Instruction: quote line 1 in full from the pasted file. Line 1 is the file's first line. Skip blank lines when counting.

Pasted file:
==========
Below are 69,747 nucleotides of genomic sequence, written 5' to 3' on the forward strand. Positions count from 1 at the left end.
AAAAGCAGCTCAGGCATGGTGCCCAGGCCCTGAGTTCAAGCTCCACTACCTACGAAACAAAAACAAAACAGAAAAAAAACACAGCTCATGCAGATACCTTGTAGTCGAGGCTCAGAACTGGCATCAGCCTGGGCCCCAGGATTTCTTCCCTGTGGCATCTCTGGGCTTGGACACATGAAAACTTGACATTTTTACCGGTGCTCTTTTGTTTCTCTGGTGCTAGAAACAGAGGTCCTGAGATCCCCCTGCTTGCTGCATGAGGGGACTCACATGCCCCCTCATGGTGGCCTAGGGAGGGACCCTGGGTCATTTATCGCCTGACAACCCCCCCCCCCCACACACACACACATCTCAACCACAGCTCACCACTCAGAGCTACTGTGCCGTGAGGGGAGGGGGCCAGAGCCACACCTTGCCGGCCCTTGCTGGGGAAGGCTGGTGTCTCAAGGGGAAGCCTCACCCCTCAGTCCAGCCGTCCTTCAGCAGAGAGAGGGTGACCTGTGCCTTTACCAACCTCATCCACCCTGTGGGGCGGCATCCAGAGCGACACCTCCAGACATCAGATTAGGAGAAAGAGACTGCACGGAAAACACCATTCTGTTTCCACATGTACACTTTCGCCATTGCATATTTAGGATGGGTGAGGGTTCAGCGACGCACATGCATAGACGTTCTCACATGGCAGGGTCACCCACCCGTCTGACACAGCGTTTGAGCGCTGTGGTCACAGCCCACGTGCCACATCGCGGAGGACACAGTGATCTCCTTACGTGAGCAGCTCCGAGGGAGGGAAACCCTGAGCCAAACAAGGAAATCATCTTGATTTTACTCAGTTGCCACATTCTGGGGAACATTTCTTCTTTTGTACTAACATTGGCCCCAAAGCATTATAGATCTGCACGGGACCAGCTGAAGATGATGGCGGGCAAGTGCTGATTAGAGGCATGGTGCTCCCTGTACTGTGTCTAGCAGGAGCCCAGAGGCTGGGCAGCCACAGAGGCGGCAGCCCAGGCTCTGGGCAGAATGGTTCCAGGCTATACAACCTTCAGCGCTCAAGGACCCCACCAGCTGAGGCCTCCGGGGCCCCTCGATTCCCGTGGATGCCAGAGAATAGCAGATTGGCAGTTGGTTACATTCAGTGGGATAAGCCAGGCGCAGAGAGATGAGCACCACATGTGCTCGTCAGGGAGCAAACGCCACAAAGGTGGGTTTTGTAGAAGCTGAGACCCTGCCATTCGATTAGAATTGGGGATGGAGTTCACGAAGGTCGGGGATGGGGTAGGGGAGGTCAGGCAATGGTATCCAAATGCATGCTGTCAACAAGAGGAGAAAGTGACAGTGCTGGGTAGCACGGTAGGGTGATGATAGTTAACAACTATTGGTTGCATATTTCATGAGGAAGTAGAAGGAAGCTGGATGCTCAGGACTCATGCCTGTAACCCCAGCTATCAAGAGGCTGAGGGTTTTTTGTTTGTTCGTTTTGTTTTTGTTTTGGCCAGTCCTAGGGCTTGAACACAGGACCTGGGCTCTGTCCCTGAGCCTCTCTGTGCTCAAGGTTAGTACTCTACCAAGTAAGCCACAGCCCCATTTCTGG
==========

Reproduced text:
Below are 69,747 nucleotides of genomic sequence, written 5' to 3' on the forward strand. Positions count from 1 at the left end.